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Optical Spectroscopy and Multiphoton Imaging for the Diagnosis and Characterization of Hyperplasias in the Mouse Mammary

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Annual summary rept. 1 Sep 2005-30 Aug 2006

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The purpose of the first part of this project is to develop a method to diagnose mammary gland hyperplasias in an animal model in vivo using optical spectroscopy, so that the progression of benign lesions could be studied over time. The absorption and scattering parameters extracted from diffuse reflectance spectra measured in vivo were used to differentiate normal tissue n23 and benign lesions n16 in the mammary glands of ENU-treated FVBxB6 ApcMin mice. Wilcoxon rank sum tests revealed a statistically significant increase p0.05 in total hemoglobin concentration for benign lesions compared to the normal mammary gland. Statistically significant differences p0.05 in the mean reduced scattering coefficient were also found between two sub-classes of benign lesions. The purpose of the second part of this project is to establish fluorescence lifetime imaging of NADH as an in vivo metabolic imaging technique, which could be used for pre-cancer diagnosis and for monitoring cancer therapies. Multiphoton microscopy of the fluorescence lifetime of normal n9 and pre-cancerous n12 epithelial tissues in vivo revealed a decrease in the lifetime of protein-bound NADH with pre-cancer development p0.05, and cell culture experiments on MCF10A human breast cells reveal that NADH fluorescence lifetimes are sensitive to changes in oxidative phosphorylation and glycolysis.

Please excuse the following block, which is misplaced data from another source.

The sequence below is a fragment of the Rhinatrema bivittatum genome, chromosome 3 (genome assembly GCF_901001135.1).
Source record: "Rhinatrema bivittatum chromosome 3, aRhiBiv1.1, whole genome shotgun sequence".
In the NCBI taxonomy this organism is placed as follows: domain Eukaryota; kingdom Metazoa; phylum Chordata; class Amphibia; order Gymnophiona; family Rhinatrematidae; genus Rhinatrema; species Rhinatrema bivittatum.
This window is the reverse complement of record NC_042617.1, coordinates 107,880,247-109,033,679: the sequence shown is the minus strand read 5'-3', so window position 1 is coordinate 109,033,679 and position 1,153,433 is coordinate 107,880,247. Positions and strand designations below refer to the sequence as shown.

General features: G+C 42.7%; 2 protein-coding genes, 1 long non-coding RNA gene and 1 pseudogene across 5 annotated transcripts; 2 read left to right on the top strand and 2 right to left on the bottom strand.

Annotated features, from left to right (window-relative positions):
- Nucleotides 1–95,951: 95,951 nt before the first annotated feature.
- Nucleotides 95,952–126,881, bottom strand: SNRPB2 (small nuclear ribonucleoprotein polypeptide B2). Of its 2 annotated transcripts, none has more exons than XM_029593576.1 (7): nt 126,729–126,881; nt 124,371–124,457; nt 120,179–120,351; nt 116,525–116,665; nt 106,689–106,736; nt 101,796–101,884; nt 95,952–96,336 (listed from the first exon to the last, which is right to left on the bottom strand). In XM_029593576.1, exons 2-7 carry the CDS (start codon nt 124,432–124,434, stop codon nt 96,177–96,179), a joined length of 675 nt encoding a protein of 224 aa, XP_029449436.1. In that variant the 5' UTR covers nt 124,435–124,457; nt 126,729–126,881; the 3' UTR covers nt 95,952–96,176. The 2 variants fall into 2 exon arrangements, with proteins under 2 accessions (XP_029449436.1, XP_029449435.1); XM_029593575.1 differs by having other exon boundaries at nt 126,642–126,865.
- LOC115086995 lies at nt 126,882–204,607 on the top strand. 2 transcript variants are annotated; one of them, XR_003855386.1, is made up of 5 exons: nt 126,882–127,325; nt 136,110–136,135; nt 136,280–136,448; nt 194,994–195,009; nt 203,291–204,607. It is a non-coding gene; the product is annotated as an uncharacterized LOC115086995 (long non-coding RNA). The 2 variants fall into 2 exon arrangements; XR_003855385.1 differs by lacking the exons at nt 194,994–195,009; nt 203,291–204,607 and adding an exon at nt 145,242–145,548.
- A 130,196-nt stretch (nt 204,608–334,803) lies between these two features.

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  • Anatomy and Physiology
  • Medicine and Medical Research
  • Organic Chemistry

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